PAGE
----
When I began my map quilt of the Ohio and Erie Canal I had no idea how deep I would get into the subject. Last Sunday I dragged my husband to a lock operation demo at the NPS Canal Exploration Center, and then surveyed the exhibits inside the center. First, here’s a photo of an actual quilt being worked on by one of the volunteers. (She was taking a break at the time.) You can tie just about any subject to quilting, somehow.
Opening and closing a canal lock isn’t exactly high tech. You get a few people to push or pull the horizontal beams attached to the gates. Those suckers weigh a few tons. When the lower gate is closed the lock fills up with water and raises the boat to a higher level for the next stretch of canal. If the boat is going the other way, the process is reversed.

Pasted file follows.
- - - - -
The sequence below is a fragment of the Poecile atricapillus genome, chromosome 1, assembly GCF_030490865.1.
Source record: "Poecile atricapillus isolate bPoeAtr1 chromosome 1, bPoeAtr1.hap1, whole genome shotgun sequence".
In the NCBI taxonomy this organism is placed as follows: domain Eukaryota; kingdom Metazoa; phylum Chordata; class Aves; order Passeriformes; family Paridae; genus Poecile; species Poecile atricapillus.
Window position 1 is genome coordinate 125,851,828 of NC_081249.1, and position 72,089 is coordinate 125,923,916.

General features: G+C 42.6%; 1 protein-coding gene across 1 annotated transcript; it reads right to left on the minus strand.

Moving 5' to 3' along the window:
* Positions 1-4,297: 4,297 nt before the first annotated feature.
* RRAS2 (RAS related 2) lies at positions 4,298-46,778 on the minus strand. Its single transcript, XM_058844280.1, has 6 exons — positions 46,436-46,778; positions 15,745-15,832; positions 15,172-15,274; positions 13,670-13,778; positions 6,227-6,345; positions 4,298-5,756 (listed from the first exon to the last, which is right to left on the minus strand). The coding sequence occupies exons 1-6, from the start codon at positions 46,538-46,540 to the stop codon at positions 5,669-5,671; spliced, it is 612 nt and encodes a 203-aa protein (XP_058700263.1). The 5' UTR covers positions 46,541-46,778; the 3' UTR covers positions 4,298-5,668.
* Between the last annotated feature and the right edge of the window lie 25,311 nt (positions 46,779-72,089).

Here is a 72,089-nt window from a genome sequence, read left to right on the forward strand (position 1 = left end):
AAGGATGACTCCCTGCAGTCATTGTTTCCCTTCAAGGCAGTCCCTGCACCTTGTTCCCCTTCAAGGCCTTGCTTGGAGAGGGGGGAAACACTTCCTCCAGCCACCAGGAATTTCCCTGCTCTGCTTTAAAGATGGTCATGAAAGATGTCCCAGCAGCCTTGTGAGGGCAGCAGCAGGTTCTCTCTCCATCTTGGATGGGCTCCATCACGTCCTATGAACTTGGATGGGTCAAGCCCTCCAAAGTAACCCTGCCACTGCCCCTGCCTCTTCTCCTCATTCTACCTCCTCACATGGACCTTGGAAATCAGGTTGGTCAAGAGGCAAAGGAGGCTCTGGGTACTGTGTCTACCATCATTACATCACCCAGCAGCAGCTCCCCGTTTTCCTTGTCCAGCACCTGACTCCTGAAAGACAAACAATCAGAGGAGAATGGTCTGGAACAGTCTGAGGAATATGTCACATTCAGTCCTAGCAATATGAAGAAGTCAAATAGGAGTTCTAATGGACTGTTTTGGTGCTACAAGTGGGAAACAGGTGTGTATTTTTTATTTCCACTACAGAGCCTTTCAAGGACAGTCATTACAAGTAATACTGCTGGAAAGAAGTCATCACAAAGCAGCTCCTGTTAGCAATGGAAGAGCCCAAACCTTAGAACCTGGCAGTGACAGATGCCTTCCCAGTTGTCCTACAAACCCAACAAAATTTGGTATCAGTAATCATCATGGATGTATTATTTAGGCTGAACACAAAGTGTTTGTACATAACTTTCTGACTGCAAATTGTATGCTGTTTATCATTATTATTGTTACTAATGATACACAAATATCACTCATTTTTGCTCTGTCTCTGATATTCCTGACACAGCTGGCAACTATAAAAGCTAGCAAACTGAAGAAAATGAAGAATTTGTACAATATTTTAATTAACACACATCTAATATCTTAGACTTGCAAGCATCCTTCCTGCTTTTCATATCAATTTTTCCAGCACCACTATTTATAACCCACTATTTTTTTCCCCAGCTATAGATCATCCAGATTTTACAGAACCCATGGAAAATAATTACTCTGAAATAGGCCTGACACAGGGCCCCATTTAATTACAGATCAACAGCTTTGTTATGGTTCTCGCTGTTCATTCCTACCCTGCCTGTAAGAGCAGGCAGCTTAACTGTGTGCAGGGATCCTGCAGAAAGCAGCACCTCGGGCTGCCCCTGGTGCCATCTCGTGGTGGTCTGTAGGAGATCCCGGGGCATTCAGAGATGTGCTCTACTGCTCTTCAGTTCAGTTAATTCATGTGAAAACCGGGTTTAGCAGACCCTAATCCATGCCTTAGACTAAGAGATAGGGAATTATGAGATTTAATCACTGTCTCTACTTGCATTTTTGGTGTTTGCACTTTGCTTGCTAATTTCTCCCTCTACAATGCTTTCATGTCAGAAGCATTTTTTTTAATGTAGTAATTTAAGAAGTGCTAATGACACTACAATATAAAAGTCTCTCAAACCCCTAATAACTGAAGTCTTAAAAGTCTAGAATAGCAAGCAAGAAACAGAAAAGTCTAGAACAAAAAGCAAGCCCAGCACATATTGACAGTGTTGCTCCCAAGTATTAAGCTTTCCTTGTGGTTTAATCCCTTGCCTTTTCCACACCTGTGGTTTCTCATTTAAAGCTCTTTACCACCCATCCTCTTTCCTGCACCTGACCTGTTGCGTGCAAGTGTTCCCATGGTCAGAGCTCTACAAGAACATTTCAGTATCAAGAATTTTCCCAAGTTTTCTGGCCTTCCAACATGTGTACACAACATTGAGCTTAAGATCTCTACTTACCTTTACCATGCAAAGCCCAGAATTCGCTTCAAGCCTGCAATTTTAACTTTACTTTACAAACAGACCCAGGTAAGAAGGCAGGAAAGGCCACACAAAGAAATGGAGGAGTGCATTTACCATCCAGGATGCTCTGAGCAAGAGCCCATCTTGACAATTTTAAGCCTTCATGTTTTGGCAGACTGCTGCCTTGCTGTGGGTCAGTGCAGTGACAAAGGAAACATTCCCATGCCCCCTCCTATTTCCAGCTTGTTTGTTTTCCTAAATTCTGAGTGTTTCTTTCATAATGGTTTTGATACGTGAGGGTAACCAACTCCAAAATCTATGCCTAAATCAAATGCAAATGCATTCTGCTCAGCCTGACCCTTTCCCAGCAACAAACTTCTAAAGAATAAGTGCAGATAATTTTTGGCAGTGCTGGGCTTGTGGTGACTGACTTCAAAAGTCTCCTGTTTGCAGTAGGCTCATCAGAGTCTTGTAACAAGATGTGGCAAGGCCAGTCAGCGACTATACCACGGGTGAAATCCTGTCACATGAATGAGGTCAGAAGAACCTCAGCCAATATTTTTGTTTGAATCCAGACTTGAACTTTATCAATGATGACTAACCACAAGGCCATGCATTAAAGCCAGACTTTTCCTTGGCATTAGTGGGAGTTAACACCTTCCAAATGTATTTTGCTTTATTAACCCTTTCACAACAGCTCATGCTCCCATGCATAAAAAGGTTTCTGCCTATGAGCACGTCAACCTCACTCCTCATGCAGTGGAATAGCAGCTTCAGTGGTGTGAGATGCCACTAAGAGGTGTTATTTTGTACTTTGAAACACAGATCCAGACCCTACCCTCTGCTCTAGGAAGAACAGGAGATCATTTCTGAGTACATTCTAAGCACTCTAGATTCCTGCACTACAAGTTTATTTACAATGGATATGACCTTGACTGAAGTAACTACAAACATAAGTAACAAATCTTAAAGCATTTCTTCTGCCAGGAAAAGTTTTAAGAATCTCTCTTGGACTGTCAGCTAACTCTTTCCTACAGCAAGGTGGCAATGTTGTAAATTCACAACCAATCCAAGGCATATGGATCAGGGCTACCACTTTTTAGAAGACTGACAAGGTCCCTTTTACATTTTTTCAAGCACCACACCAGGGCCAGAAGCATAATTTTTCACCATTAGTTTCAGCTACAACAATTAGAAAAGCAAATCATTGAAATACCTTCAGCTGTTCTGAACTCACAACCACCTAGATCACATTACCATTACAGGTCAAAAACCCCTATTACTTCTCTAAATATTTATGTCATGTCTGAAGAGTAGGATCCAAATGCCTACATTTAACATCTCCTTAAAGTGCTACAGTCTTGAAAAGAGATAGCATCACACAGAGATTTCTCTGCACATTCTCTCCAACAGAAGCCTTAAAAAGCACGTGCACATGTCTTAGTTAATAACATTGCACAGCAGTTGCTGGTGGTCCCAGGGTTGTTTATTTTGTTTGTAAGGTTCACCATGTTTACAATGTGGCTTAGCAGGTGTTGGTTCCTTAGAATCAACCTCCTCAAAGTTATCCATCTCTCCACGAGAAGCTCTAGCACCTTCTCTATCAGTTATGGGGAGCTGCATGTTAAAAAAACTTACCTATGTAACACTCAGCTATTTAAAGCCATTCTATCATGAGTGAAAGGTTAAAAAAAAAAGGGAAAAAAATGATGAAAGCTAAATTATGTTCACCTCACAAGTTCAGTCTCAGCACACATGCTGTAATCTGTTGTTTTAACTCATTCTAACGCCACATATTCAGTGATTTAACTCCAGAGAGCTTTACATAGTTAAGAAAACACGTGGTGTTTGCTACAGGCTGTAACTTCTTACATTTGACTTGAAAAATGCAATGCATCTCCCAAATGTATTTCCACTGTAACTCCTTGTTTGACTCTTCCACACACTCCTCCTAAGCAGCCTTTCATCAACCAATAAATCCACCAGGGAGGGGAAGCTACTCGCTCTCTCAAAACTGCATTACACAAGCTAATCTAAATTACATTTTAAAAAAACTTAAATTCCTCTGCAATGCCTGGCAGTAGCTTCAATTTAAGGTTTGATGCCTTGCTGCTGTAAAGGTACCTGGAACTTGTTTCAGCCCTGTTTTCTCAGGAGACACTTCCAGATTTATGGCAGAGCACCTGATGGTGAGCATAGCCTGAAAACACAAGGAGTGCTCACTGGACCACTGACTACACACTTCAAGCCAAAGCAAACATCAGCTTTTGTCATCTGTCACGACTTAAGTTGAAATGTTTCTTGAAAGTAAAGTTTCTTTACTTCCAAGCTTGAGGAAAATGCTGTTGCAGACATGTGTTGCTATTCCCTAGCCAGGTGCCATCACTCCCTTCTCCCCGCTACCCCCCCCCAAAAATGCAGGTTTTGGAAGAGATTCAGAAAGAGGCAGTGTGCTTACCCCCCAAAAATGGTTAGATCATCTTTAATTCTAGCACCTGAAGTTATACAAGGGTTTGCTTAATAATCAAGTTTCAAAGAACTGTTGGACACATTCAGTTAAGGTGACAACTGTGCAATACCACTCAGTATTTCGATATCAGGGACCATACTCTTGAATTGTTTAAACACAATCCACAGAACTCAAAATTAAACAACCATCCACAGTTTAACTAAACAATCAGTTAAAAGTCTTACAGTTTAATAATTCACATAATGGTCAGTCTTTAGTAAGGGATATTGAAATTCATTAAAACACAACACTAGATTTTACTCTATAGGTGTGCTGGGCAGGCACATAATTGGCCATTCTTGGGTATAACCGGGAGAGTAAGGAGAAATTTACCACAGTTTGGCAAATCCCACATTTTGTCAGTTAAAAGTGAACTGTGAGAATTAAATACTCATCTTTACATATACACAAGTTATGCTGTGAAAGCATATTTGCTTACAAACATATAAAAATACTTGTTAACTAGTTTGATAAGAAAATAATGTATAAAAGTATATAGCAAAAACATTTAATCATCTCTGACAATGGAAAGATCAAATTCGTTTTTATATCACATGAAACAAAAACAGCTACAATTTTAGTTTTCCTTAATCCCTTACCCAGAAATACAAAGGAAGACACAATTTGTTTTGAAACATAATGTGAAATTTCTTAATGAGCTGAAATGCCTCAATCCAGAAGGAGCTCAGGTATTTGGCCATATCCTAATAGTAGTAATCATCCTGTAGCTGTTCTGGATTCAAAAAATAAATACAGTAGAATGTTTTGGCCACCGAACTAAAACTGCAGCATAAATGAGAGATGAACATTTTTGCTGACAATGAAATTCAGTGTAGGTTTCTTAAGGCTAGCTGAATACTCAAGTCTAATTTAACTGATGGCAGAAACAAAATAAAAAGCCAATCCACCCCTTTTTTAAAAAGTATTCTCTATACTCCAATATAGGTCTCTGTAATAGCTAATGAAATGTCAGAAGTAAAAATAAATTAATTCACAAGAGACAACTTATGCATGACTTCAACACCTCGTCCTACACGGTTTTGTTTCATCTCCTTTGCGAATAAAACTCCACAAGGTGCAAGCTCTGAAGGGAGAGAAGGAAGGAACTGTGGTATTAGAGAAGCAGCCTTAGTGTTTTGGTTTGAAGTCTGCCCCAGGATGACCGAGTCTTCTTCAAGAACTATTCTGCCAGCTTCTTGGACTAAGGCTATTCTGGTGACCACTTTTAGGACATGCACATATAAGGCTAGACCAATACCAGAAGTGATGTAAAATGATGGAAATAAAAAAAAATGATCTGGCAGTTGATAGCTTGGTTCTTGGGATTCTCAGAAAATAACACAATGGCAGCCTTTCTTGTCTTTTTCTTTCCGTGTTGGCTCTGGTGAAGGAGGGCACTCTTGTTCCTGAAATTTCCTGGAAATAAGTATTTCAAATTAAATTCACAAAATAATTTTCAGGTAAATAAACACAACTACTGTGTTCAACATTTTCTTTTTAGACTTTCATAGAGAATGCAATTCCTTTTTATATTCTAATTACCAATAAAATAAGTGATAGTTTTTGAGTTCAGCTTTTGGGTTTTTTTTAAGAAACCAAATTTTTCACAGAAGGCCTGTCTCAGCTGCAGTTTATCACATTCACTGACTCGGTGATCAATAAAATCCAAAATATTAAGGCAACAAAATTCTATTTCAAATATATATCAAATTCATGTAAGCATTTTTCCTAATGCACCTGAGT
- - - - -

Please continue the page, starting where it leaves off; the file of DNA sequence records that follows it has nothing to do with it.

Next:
I learned that each lock is 15 feet wide and 90 feet long. Canal boats were 14 feet wide and 80 feet long, which made for tight clearance. After the mules or horses were unhitched, the crew poled the boats into the locks and used the poles to keep the boats away from the lock sides.
Before 1850 some canal boats took paying passengers from Cleveland to Portsmouth, Ohio. A trip took about 80 hours, and to call the quarters cramped is an understatement. After 1850 railroads were the preferable transportation choice.
During the disastrous flood of 1913 the locks in Akron were dynamited to release the water backed up by the locks. There were 15 locks in a one mile stretch in Akron.
I think it’s time for me to step away from the lock, and concentrate more on the art part of my quilt. I did hear, though, that Canal Fulton operates horse pulled canal boat rides in season. . . .